February 24, 2023 | 5:15 pm
A group of Radio City Music Hall workers sued to kick James Dolan in the jaw — accusing the media mogul of firing them for failing to comply with the company’s “unnecessary, draconian” COVID vaccine, The Post has learned Vaccination regulations.
According to documents filed in New Jersey, five backstage employees accused Dolan-owned Madison Square Garden Entertainment, which runs the Rockettes festival, of rejecting their “sincere religious and medical objections to the vaccine.” Famous venue for events. Federal court this week.
Dolan, who owns both the Knicks and Rangers, is already facing legal protests from other parts of his entertainment and sports empire.he faces multiple lawsuits Use facial recognition technology Ban on legitimate competitors at venues including Radio City and Madison Square Garden, and shareholder lawsuits MSGE to acquire MSG Networks for $900 million.
Stephanie Marra, Donna Holland, Teofesta Pusillo, Lourdes Garcia and Kyle Nicholson are in the latest legal battle over the controversial vaccine mandate.
Madison Square Garden and Radio City were among dozens of entertainment venues across the city that were forced to close in the spring of 2020 due to the outbreak of the coronavirus pandemic.
MSGE required all of its employees to receive their first dose of the vaccine by at least July 12, 2021, and set a deadline of August 21, 2021, to show evidence of two vaccinations, the lawsuit said.
All five refused on religious grounds and were taken out of the exit. Nicholson was fired on July 12, 2021, while Mara, Pucillo and Garcia were fired on July 23, 2021, according to legal documents. Holland became unemployed on October 15, 2021. Marra, Holland, Pusillo and Garcia — all New Jersey residents — are all closet dressers. Nicholson was a stagehand.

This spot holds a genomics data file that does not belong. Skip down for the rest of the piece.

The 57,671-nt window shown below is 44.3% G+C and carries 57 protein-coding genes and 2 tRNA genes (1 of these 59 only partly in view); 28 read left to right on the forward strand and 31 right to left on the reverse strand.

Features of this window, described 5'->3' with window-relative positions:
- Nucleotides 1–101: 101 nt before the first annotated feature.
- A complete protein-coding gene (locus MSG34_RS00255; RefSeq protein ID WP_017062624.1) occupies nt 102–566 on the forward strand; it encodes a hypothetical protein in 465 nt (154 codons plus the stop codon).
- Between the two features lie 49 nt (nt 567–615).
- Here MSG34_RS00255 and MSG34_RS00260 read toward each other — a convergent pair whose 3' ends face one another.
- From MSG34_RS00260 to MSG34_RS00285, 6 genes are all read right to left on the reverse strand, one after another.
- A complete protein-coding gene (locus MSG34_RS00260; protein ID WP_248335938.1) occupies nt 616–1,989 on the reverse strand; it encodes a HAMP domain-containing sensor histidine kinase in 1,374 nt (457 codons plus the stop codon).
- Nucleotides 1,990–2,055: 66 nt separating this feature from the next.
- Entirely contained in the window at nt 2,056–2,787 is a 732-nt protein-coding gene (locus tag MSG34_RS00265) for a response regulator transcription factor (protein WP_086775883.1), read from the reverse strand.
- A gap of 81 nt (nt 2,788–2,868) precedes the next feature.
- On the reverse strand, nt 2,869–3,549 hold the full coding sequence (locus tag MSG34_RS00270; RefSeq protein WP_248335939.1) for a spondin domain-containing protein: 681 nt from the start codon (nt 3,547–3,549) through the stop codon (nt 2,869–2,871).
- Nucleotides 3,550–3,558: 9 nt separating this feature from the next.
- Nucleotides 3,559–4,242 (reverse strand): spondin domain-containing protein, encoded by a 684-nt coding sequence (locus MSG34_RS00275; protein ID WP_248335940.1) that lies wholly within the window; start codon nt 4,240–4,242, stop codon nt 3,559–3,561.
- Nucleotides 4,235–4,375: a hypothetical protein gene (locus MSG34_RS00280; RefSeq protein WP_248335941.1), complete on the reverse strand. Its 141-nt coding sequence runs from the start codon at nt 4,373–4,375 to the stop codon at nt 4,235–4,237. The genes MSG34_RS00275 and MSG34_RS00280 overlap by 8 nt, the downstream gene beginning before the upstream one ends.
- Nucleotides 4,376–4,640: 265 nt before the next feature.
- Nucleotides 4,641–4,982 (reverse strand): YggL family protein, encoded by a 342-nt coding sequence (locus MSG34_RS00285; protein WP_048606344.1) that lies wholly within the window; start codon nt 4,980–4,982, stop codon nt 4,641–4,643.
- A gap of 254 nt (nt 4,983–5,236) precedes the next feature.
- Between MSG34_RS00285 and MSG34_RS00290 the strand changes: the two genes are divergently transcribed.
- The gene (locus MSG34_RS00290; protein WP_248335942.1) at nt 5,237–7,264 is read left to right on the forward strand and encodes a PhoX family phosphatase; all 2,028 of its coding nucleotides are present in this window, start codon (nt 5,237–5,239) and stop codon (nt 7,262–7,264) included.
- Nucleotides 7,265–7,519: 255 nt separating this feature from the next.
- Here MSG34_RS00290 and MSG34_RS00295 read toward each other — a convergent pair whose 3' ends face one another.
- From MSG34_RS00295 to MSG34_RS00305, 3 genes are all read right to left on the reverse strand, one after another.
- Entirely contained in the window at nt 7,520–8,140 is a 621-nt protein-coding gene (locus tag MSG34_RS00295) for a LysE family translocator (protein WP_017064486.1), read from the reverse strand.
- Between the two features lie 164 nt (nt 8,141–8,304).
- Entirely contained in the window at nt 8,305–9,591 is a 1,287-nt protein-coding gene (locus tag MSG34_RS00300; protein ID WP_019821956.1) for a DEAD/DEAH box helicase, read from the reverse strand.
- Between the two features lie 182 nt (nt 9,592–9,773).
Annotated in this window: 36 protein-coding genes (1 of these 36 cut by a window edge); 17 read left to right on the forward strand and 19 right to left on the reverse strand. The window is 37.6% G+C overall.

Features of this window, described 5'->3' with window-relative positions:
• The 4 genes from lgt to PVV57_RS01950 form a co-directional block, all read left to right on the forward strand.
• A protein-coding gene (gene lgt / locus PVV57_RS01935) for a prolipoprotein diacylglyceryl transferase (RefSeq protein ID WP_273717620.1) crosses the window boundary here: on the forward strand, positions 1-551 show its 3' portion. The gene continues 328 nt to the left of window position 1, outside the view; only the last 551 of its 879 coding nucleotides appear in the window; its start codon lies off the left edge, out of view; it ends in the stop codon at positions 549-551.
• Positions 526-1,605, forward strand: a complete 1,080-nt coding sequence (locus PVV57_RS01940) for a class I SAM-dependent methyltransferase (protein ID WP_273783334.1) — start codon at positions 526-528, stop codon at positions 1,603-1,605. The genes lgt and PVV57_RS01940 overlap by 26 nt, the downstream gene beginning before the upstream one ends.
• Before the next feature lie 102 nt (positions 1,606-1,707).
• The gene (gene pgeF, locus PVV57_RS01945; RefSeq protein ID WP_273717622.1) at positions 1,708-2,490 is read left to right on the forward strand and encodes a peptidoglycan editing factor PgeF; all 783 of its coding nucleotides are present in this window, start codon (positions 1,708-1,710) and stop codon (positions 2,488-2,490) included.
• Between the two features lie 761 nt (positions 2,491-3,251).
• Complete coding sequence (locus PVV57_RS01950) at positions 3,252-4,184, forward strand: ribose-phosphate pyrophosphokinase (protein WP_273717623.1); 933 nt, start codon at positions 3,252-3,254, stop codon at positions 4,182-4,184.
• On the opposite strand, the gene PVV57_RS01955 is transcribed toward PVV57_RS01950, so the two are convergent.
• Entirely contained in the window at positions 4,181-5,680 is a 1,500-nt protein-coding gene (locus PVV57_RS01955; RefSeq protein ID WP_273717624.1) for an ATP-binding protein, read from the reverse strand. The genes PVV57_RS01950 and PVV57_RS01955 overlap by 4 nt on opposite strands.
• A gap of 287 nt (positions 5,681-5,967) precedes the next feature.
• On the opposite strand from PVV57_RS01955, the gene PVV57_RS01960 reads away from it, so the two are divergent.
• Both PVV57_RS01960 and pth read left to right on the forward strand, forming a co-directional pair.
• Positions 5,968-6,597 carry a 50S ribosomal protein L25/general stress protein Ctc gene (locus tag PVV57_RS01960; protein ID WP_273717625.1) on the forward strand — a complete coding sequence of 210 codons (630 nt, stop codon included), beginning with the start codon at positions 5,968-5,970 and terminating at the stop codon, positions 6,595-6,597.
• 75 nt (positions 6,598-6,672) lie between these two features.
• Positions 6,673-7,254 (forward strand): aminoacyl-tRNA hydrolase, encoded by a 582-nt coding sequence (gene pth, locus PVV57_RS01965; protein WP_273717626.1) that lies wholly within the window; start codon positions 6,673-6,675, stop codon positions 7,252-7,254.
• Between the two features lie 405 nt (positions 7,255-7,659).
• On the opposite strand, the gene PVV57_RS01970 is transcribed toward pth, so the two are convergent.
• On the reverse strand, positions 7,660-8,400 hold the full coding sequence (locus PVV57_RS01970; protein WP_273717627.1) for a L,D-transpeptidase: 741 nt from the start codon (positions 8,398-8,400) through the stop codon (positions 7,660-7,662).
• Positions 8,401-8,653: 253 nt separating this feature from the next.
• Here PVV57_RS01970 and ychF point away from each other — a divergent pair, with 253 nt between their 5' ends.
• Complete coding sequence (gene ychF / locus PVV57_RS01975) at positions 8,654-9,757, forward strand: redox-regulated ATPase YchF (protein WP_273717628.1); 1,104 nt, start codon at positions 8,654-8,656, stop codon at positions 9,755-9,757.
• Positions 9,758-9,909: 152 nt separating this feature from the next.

“Madison Square Garden Entertainment has chosen to disregard the rights of its employees, disrespect their deepest convictions of conscience, and harass anyone who disagrees with its vaccine mandate,” Los Angeles-based attorney Lexi Anderson, who is representing one of the plaintiffs, told the Post.
The lawsuit accuses MSGE and MSG Sports, which owns the Knicks and Rangers, of “exercising their mandates to varying degrees” after making “exceptions for certain populations,” according to court documents.
The lawsuit specifically mentions that the Rangers allow players to bring ice. “The team is considered fully vaccinated at 85% of the time. This allows players to be automatically exempt [who] Opposed to a policy of mandatory vaccination,” the lawsuit said.
Meanwhile, MSGE employees “were not given the same options but were threatened and harassed,” the suit says.
“This case seeks to seek legal redress for the discrimination and coercion these individuals have suffered at the hands of the entertainment giant,” Anderson said.
A MSGE spokesman declined to comment.
The five plaintiffs also appealed the matter to the New York State Division of Human Rights, alleging “discrimination based on religion and perceived disability,” court documents show.
NYSDHR dismissed all of their complaints.
The Post has sought comment from NYSDHR.